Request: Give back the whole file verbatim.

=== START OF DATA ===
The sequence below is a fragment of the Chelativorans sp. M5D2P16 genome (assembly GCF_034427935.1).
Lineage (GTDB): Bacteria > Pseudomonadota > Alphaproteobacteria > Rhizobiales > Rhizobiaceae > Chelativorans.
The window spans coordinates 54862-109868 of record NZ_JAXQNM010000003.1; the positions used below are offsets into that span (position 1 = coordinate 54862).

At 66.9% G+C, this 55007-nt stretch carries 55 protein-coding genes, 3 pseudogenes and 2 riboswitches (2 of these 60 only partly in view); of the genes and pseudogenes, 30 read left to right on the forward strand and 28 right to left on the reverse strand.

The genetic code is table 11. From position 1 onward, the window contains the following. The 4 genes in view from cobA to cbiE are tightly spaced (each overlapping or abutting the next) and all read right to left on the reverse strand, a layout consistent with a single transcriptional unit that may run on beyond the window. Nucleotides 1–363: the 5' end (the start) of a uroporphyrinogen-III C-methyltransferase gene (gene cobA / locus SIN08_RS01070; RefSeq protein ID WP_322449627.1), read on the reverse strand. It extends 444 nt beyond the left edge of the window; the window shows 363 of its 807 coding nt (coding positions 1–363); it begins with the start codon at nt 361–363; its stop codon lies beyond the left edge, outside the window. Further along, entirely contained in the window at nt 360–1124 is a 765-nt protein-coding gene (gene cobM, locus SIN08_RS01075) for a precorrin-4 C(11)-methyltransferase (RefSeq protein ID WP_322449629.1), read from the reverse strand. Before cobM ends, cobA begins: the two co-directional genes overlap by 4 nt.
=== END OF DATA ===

The sequence below is a fragment of the Chelativorans sp. M5D2P16 genome (assembly GCF_034427935.1).
Lineage (GTDB): Bacteria > Pseudomonadota > Alphaproteobacteria > Rhizobiales > Rhizobiaceae > Chelativorans.
The window spans coordinates 54862-109868 of record NZ_JAXQNM010000003.1; the positions used below are offsets into that span (position 1 = coordinate 54862).

At 66.9% G+C, this 55007-nt stretch carries 55 protein-coding genes, 3 pseudogenes and 2 riboswitches (2 of these 60 only partly in view); of the genes and pseudogenes, 30 read left to right on the forward strand and 28 right to left on the reverse strand.

The genetic code is table 11. From position 1 onward, the window contains the following. The 4 genes in view from cobA to cbiE are tightly spaced (each overlapping or abutting the next) and all read right to left on the reverse strand, a layout consistent with a single transcriptional unit that may run on beyond the window. Nucleotides 1–363: the 5' end (the start) of a uroporphyrinogen-III C-methyltransferase gene (gene cobA / locus SIN08_RS01070; RefSeq protein ID WP_322449627.1), read on the reverse strand. It extends 444 nt beyond the left edge of the window; the window shows 363 of its 807 coding nt (coding positions 1–363); it begins with the start codon at nt 361–363; its stop codon lies beyond the left edge, outside the window. Further along, entirely contained in the window at nt 360–1124 is a 765-nt protein-coding gene (gene cobM, locus SIN08_RS01075) for a precorrin-4 C(11)-methyltransferase (RefSeq protein ID WP_322449629.1), read from the reverse strand. Before cobM ends, cobA begins: the two co-directional genes overlap by 4 nt.